New Directions Publishing
1992, originally published 1958
trans. Michael Gallagher
Even though Endo wrote this novel in 1958, it is still appropriate all these years later, as it touches upon matters of current debate. The story is based loosely on an event which happened in Japan in May of 1945, just three short months prior to the dropping of the first atomic bomb. A group of American soldiers who survived the crash of their B-29 were taken to the Kyushu University hospital in Fukuoka where they became the subjects of vivisection.
(Fukuoka, Japan)In a nutshell (and there are many, many places on the internet that discuss this novel so I'll be brief):
as the novel opens, the author introduces Dr. Suguro, now a physician in a very small town, leading a quiet life. A man who has just moved and needs a physician for pneumothorax treatments asks about a doctor and is directed to Suguro, who is the only doctor around. Finding out that Suguro is from Fukuoka, when the man goes to a wedding there, he asks about his doctor and learns that he was one of twelve people who took part in the vivisections.
Flash back to WWII and Kyushu University Hospital, where Suguro works as an intern working with tuberculosis patients. The war has taken its toll on the Japanese, both military and civilian. It has also taken a toll on some of the doctors of the hospital. In a largely dehumanized environment, Suguro genuinely cares about the patients under his care, especially an elderly woman who should have an operation, but it gets put off in favor of surgery on a relative of the late Dean of Medicine. Tension in the hospital is high - two doctors are both vying for the vacant position, so Suguro's boss, Dr. Hashimoto (aka The Old Man) realizes that if he can perform a successful operation, he'll be looked upon with great favor when election time rolls around. However, things don't go as planned - and The Old Man and his group are set back when the surgery does not go well. The Old Man has one chance to fix things for himself and the bid for the position of Dean - and it involves scientific experimentation on a few of the recently-arrived prisoners of war. Suguro is asked to participate, and he agrees.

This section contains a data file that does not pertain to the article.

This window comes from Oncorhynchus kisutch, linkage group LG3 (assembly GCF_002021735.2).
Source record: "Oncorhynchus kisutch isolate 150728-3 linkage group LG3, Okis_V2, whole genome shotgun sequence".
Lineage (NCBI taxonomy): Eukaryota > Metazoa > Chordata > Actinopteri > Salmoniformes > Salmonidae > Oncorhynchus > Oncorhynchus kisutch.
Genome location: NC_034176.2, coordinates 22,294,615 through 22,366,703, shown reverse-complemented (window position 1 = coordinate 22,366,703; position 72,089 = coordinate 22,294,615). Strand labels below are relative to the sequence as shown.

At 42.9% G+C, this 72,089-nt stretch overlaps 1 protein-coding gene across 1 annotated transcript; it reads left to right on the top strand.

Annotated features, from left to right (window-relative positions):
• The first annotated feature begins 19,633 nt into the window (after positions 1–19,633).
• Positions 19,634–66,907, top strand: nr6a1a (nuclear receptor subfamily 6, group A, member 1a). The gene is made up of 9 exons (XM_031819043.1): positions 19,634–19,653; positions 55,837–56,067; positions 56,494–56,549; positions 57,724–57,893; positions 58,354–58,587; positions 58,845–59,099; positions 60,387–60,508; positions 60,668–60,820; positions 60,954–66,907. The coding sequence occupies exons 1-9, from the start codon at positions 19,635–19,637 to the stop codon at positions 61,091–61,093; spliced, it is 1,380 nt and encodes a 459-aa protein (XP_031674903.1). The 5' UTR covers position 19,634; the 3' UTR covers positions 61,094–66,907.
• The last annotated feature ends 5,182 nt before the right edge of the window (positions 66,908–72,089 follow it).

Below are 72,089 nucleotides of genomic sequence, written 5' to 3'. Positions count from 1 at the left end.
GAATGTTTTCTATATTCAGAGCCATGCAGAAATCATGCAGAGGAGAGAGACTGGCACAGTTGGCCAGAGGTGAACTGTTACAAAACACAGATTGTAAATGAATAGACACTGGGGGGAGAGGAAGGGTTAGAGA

Endo examines the questions of conscience, morality and personal accountability for one's actions -- or in some cases, nonactions -- under circumstances that demand participation in an act that one knows is immoral. What pushes people to the point where one's conscience stops being a factor, and how is "conscience" defined for different people? Is one who does nothing in these situations as guilty as those who play an active role? And, after committing these acts, how does one retain (or is it even possible to do so) one's own sense of humanity when coming to terms with what he or she did? And where does God come into all of this?
Endo wrote this book in the late 50s, but the questions the novel poses remain relevant when examining such events as the My Lai massacre of the 1970s, the practice of genocide and ethnic cleansing around the world, or even the recent focus on torture at Abu Ghraib. Although the book is quite short, it's rather deep and extremely serious in tone.
The Sea and Poison is easy for me to recommend. It is a book you will definitely not stop thinking about for a while after you've read it.
fiction from Japan